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Tech Confidential (Part Four)
Edited by Nan Wiener and Jenna Scatena | Photo: Mark Zingarelli | September 20, 2012
THE HOODWINKED NANNY, 27
LEARNING THE WINKLEVOSS LESSON THE HARD WAY
I met Kate* while she was still pregnant. By the time the baby was two and a half months old, I was living with the family and taking care of the boy full time. Then I began spending vacations and holidays with them, and felt like I was part of the family.
When her son was about to start preschool, Kate told me she had just quit her job to pursue her tech startup dream, so she wasn’t going to need me full time anymore. But she asked me to throw out some business ideas, so we could go in on one together. My friend and I had also been mulling a startup idea, but we didn’t have the experience or money to launch it, so this seemed like the perfect opportunity.
A week later, we pitched our idea for a family-service web site to Kate over wine at her dining room table. She loved it and told us not to tell anyone about it. “We wouldn’t want someone stealing it,” she said. Six months later, we had an office downtown and a small team that was building the site. Kate and her husband were able to invest in the company, and my friend and I earned our keep by promoting the site and doing admin work.
Then one night, when I was at Kate’s house watching her son, she casually slipped me some papers and said, “I need you to sign these. They’re just some things to help the company get started.” I asked if her lawyer had reviewed them, and she said yes. We were sort of family, so I figured her lawyer was my lawyer too. But the minute I handed back the papers, Kate turned into a total stranger.
Soon after that, I got a promotional email from someone identifying himself as the co-founder of the company. I’d never heard the name before. That was the first sign we were being edged out. Then Kate slowly stopped looping me in on company news. After that, a slew of articles started cropping up praising Kate for her innovative startup idea.
A family friend who’d founded a few successful startups herself told us, “You’re being screwed. I can have my lawyer take a look at the papers for you.” But it was too late—we’d already signed away all but .075 percent of our stake in the company.
We decided to confront Kate, and outline what we wanted and thought was fair. Instead of owning .075 percent of the company, we wanted 1 percent (her stake was 60 percent). And we wanted to be acknowledged as the originators of the idea in any future articles about the company. She refused the 1 percent, but said we could work for the company to earn more shares. For us, it wasn’t really even about the money. We just wanted to be a part of what we created.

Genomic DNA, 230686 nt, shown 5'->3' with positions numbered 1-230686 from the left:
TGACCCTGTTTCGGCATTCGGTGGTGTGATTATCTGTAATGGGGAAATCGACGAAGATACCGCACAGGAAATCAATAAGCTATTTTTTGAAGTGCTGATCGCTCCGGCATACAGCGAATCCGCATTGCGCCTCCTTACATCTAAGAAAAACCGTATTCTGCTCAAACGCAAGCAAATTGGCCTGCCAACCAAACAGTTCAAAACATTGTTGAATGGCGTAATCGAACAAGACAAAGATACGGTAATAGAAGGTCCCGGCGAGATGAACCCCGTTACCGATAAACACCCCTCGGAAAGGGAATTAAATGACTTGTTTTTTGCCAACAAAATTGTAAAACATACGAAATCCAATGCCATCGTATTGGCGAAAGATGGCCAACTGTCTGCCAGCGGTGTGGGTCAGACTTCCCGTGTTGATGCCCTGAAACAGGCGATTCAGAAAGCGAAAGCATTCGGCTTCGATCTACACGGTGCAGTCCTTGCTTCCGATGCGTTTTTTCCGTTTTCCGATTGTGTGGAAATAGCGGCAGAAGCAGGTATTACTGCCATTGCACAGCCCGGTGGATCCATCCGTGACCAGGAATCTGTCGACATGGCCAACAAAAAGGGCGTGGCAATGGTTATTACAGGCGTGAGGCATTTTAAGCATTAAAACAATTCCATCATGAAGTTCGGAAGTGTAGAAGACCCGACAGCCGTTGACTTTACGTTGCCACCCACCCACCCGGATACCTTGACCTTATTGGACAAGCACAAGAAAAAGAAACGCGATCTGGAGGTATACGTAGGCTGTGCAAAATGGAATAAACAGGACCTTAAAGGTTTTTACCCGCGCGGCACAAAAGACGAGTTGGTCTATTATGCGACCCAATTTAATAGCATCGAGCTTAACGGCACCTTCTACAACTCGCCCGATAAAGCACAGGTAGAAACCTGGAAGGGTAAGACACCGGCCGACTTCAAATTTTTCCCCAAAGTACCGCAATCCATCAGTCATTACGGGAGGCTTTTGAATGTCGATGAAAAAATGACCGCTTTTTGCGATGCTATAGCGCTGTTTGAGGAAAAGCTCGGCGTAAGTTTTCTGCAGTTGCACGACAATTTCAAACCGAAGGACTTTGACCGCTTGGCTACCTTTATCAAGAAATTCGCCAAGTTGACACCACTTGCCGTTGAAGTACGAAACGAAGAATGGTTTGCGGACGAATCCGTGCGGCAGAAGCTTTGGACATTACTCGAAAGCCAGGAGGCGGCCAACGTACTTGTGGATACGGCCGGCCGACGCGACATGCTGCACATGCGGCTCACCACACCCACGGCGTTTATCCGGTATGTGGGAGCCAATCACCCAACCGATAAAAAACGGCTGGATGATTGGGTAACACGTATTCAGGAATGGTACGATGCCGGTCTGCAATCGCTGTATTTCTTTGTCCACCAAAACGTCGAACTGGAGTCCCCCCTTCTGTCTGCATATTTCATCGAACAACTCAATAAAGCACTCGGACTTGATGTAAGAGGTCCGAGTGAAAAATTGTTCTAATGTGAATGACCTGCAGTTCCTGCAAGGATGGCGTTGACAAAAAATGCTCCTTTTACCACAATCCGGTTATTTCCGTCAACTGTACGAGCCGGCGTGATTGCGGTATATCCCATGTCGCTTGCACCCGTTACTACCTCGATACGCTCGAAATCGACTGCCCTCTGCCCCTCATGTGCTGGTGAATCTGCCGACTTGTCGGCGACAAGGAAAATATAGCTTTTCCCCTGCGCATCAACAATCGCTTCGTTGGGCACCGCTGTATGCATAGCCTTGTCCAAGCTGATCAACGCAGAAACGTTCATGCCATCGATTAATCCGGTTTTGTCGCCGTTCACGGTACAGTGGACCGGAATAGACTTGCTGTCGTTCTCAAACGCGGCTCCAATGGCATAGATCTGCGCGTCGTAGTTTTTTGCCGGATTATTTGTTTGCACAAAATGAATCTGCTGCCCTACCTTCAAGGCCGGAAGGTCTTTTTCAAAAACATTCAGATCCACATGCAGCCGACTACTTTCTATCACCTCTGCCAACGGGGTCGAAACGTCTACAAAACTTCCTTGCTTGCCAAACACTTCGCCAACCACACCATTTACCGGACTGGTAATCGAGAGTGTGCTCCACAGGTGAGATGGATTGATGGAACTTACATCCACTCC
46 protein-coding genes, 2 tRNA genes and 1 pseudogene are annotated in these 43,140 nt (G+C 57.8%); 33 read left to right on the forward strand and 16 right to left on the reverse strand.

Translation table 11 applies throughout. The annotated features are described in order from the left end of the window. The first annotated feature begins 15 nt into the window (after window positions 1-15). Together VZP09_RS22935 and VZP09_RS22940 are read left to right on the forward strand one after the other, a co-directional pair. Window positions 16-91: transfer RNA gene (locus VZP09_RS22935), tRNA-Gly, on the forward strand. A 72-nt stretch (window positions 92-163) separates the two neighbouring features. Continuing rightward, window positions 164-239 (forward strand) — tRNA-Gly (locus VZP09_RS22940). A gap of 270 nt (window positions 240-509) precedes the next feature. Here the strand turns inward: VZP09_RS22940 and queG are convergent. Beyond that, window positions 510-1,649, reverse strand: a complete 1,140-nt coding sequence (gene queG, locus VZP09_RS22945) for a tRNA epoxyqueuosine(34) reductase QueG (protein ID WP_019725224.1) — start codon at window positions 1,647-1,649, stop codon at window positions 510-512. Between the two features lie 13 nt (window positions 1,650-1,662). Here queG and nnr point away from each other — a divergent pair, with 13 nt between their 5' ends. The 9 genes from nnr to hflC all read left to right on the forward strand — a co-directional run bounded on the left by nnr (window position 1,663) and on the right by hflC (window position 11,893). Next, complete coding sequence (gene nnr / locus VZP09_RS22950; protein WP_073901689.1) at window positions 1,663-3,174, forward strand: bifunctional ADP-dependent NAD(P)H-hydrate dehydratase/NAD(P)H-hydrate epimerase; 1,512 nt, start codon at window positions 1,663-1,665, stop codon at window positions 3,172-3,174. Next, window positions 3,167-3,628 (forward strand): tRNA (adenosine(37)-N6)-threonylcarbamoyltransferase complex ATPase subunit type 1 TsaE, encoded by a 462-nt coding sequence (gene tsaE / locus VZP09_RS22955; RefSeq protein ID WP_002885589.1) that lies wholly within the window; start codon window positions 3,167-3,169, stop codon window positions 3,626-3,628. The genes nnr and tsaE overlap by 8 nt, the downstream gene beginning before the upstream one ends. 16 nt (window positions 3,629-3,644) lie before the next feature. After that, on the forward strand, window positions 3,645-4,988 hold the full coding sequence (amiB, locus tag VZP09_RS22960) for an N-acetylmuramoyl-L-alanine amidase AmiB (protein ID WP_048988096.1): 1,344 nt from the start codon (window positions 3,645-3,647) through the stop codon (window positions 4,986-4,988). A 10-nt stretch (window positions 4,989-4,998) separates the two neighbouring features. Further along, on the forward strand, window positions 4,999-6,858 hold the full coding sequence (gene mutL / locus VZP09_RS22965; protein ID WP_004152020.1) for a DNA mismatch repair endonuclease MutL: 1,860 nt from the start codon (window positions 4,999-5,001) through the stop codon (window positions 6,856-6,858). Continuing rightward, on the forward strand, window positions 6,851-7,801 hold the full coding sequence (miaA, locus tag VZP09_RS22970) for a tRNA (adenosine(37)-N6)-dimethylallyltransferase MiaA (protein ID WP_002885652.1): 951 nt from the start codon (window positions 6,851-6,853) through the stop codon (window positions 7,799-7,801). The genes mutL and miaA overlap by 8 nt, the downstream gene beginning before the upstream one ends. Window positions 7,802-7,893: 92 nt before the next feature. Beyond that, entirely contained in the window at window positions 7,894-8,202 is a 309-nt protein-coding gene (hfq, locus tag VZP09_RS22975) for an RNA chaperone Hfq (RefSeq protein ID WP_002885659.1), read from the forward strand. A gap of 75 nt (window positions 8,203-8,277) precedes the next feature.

But she never returned our calls after that, so it was time to cut our losses and move on. I know people say, “Well, that’s business.” But ethics is still part of business. This tech economy just makes people money-crazy, and everything else goes out the window.
THE IN-HOUSE YOGI, 33
YOU TRY GETTING TYPE A’S TO TURN OFF
Almost everyone at these tech companies has some kind of postural issue from siting in the office, glued to a computer for more than eight hours a day (plus another two hours on the bus or shuttle). Hunched shoulders, neck problems, wrist issues. They also don’t sleep. They’re overachievers—always thinking and pushing themselves—so if I ask them to do 8 chatturangas, they’ll do 20. I saw the story about the Facebook yoga instructor who was fired for asking an employee to put away her cell phone during class. I’ve taught classes where people have pulled a phone from under their mat to write an email. There’s always someone in the class using their phone. I’ve had other people stand up and announce something like “I don’t like this Erykah Badu song!” But part of yoga practice is realizing you don’t get to control everything—just like in real life.
THE BLOGGER WITHOUT BLINDERS, 32
INSIDE THE NONSTOP HYPE MACHINE
As you might imagine, investors and companies only want to share how awesome they are and how much money they raised. So, if you’re not pre-briefed on the news or super-familiar with them, coverage will be close to what they want it to be, i.e., hype. Every app developer will tell you how many downloads their app has (if they’re doing well), but that doesn’t mean anything. Those numbers are almost guaranteed to be inflated. Most developers simply will not tell you how many people are actually using their app on a daily basis, and most journalists can’t get that info because it’s generally proprietary.
This leads to a lot of bullshit: Company A raised $20 million for an app that automatically makes cat videos, or company B just passed the 2-million-user benchmark, or streamed 2 million videos. And there’s too little focus on big issues. An entire country once rallied around using tech to put people on the moon. Now NASA has barely enough funding to pick its nose. So we end up having to cover the people who just want to make a better photo-sharing app or get us addicted to some BS game.